Photo Courtesy of Jen Kwok/Joanna O dela Rosa Next #8 Rosie and Me
#8 Rosie and Me
Super sweet folk pop group Rosie and Me hails from Curitiba, Brazil. They were one of our Artists of the Week last year. Yep, we love this acoustic trio and they love the ukulele! In our interview with her, band leader Rosanne Machado claimed to love the guitar the most, but we think her uke stylings in the video for "Bonfires" tell another story. And this is far from an isolated incident. We think they need to come out about their ukulele love. Look what good company they're in!
Photo Courtesy of Rosie and Me/Marcelo Stammer Next #7 Onda Vaga
#7 Onda Vaga
Argentinian campfire pop collective Onda Vaga uses a lot of different acoustic instruments to create their haunting yet festive sound. They've got everything from trombone to ― that's right ― the ukulele.
Listen closely, or watch videos such as their Take Away Show for La Blogoteque, you'll see that no Onda Vaga track is complete with out an appearance from a certain popular four-stringed instrument. In fact, we encourage you to watch the video for "Mambeado" and count the ukuleles. We mainly encourage this because it's a rad video.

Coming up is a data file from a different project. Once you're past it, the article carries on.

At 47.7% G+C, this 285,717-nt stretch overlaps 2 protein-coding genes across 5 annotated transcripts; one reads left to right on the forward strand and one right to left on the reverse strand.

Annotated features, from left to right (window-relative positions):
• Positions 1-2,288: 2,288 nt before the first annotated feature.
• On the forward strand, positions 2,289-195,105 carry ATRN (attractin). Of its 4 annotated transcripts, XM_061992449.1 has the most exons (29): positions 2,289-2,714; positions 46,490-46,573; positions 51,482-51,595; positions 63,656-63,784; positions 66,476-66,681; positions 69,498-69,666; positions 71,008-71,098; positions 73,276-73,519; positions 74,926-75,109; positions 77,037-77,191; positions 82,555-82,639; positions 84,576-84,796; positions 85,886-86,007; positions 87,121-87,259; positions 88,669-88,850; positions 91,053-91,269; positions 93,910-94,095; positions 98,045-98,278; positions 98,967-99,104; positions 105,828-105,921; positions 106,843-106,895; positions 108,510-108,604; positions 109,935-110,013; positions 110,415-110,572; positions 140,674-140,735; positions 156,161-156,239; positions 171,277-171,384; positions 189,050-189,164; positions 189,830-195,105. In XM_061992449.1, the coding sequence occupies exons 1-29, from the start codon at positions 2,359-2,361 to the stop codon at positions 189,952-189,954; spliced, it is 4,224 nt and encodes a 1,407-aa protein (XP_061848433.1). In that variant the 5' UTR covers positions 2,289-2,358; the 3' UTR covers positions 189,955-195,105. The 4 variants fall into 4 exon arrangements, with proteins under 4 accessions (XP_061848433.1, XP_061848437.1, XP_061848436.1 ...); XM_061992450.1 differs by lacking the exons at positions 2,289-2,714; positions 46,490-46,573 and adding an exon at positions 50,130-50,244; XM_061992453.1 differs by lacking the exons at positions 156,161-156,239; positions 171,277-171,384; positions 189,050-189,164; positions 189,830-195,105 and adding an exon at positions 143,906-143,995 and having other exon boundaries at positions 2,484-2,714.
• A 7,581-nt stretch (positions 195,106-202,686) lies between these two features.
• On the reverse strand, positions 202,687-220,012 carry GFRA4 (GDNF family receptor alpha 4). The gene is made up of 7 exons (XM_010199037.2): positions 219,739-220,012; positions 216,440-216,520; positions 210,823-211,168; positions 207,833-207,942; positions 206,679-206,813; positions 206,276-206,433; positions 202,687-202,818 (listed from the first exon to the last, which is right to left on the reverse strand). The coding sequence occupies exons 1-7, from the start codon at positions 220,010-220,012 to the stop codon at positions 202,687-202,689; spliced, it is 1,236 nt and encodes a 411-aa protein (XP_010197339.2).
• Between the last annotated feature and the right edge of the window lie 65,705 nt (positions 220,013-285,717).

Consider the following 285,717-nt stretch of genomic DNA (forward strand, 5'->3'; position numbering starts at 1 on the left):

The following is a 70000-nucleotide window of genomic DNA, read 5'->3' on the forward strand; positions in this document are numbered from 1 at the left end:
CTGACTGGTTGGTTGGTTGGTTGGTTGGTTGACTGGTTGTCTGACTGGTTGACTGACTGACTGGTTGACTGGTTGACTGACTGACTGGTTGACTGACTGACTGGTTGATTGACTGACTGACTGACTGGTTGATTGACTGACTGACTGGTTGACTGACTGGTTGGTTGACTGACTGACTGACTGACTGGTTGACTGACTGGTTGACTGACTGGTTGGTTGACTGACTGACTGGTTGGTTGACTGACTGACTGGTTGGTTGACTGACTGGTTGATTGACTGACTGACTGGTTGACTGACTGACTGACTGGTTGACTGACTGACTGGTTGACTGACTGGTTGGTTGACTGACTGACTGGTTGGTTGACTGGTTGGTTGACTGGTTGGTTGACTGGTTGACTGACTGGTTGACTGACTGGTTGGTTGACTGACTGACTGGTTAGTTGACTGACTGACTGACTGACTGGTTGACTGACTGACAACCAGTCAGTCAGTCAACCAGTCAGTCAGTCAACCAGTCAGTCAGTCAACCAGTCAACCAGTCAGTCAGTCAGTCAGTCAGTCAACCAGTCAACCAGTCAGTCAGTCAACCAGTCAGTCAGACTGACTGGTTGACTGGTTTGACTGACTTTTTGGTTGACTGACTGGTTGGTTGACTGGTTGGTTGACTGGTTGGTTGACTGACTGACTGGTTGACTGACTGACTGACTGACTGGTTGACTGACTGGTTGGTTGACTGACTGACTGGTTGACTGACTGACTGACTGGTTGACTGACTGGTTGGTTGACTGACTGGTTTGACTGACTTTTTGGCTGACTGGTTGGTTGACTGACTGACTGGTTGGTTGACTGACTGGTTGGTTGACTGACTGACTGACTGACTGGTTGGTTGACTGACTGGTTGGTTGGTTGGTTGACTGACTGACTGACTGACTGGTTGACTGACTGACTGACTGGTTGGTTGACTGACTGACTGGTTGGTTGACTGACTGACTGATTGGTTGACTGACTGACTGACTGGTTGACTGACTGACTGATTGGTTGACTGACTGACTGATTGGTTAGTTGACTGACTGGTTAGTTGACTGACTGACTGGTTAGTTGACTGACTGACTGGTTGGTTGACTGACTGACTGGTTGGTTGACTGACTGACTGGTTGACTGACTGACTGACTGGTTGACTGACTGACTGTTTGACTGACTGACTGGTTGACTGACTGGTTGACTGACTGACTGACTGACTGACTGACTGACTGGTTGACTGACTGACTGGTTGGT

Photo Courtesy of Onda Vaga Next #6 Jónsi
Iceland's Jónsi, of the golden falsetto and Sigur Rós fame, has made some high profile appearances with the ukulele. He performed "Go Do" off his solo album Go, on the BBC's Radio 1, with only his ukulele to accompany him. He even has a song called "Ukulele."
Observe the crazy uke style in this "Go Do" video. No doubt about it, Jónsi is one of the leading lights of this worldwide trend.
Photo: Getty/C Flanigan/FilmMagic Next #5 Zee Avi
#5 Zee Avi
Malaysian singer-songwriter Zee Avi is well known as both a guitarist and a ukulele player. She's gone on record recommending the ukulele as a great tool for writing songs while on tour. Of course, she also finds room for the little guy in her recordings and on stage. Watch her croon "You & Me" while accompanying herself on the ukulele live in Singapore. The ukulele gives it extra old-timeyness.
Photo: MTV Iggy Still Next #4 Headless Horseman
#4 Headless Horseman
New York indie duo Headless Horseman play unpredictable art pop with a handmade feel. Members Fareed Sajan and Conner O'Neill leave no musical stone unturned when looking for tools and inspiration. Glockenspiel? Check. Pitch shifter? Of course. Ukulele? Oh, yessss.